Ranching, Invasive Annual Grasses, and the External Costs of Wildfire in the Great Basin: A Stochastic Dynamic Programming Approach

The spread of invasive annual grasses and resulting escalation of wildfire frequency and severity pose a significant and growing threat to the economic and ecological viability of the rangelands in the Great Basin. While private ranchers have the option to limit the severity of wildfires through fuels removal treatments, few ranchers engage in such land treatments. Without internalizing the public cost of wildfire suppression in the decision problem, private ranchers likely to under-invest in fuels treatments. In this article, using a bio-economic model of rancher decision making, we analyze the private incentives for engaging in land treatments. We find that the downside shocks on available grazing land due to wildfires are proportionately smaller for larger ranches and that for that reason larger ranches exhibit a greater ability to adjust production in response to wildfires, thus implying a potential source of increasing returns to scale in ranch operation in presence of wildfire risks. We also find that valuation of fuels treatment is substantially different between a private rancher and a “social planner” that internalizes wildfire suppression costs in the decision problem.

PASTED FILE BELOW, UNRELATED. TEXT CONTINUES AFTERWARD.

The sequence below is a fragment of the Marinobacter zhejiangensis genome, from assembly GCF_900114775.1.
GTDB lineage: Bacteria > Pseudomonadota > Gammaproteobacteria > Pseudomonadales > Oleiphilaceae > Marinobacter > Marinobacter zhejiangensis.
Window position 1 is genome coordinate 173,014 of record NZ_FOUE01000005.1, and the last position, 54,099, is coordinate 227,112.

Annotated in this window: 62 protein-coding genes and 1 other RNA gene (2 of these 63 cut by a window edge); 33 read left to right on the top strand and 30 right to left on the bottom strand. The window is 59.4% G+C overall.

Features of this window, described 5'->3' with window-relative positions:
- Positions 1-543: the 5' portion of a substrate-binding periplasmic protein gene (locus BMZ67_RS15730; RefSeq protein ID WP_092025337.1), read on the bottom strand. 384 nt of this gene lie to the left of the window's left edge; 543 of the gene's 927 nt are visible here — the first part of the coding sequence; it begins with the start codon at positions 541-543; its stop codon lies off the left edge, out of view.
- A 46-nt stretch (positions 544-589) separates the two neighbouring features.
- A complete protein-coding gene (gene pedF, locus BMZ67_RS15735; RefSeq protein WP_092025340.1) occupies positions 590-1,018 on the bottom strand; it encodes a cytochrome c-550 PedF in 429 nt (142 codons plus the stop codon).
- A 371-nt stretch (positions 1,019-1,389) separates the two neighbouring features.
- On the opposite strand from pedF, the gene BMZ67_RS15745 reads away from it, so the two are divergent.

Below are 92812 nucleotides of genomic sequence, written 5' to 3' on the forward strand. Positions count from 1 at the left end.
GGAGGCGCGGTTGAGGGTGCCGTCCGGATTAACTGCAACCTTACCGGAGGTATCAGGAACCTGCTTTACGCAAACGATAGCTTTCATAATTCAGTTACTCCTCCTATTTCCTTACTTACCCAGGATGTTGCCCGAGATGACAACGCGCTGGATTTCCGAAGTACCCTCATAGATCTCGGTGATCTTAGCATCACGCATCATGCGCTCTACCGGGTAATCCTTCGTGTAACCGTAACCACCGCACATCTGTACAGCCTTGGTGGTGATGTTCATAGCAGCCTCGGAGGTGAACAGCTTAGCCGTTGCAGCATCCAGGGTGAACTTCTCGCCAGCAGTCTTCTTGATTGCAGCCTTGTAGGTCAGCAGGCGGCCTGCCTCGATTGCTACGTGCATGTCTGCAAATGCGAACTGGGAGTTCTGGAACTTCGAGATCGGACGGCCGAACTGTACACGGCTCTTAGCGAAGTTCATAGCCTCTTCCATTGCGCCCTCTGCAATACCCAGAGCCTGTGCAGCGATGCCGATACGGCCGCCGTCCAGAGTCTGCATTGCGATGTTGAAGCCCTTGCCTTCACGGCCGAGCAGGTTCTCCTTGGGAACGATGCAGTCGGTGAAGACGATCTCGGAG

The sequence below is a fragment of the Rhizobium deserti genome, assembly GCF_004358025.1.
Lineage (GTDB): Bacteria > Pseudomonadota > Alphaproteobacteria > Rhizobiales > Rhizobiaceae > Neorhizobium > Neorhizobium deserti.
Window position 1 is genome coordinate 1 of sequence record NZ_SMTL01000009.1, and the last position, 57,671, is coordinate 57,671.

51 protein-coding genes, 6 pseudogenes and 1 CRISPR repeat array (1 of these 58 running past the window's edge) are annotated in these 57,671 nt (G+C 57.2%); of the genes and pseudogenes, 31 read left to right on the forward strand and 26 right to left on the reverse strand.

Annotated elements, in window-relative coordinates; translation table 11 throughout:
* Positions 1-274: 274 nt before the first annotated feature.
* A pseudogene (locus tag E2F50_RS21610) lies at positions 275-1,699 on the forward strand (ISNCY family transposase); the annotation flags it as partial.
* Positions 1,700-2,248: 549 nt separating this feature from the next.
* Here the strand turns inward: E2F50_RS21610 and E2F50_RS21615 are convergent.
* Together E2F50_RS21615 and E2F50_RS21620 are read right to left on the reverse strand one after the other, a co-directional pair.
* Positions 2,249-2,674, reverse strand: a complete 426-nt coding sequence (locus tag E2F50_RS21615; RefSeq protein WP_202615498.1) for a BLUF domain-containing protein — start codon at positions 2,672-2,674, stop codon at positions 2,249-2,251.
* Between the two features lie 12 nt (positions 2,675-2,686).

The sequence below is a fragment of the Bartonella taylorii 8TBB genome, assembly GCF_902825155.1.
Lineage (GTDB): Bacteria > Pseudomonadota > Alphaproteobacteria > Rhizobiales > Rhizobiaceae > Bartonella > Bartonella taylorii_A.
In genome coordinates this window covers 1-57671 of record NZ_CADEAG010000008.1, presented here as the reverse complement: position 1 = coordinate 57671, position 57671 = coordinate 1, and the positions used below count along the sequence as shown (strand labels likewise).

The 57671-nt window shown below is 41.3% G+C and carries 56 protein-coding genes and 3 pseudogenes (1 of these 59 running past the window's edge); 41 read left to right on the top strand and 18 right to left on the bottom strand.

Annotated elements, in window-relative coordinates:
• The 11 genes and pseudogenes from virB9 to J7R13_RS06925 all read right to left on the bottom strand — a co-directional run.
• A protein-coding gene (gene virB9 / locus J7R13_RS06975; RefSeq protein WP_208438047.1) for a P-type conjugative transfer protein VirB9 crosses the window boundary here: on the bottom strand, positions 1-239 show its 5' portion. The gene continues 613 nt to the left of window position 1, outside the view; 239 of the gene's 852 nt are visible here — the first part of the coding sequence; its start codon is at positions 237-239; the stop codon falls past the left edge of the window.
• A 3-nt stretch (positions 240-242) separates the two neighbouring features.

Issue Date:
2010
Publication Type:
Conference Paper/ Presentation
PURL Identifier:
http://purl.umn.edu/61869
Total Pages:
39
Series Statement:
Selected Paper
11955




 Record created 2017-04-01, last modified 2017-08-25

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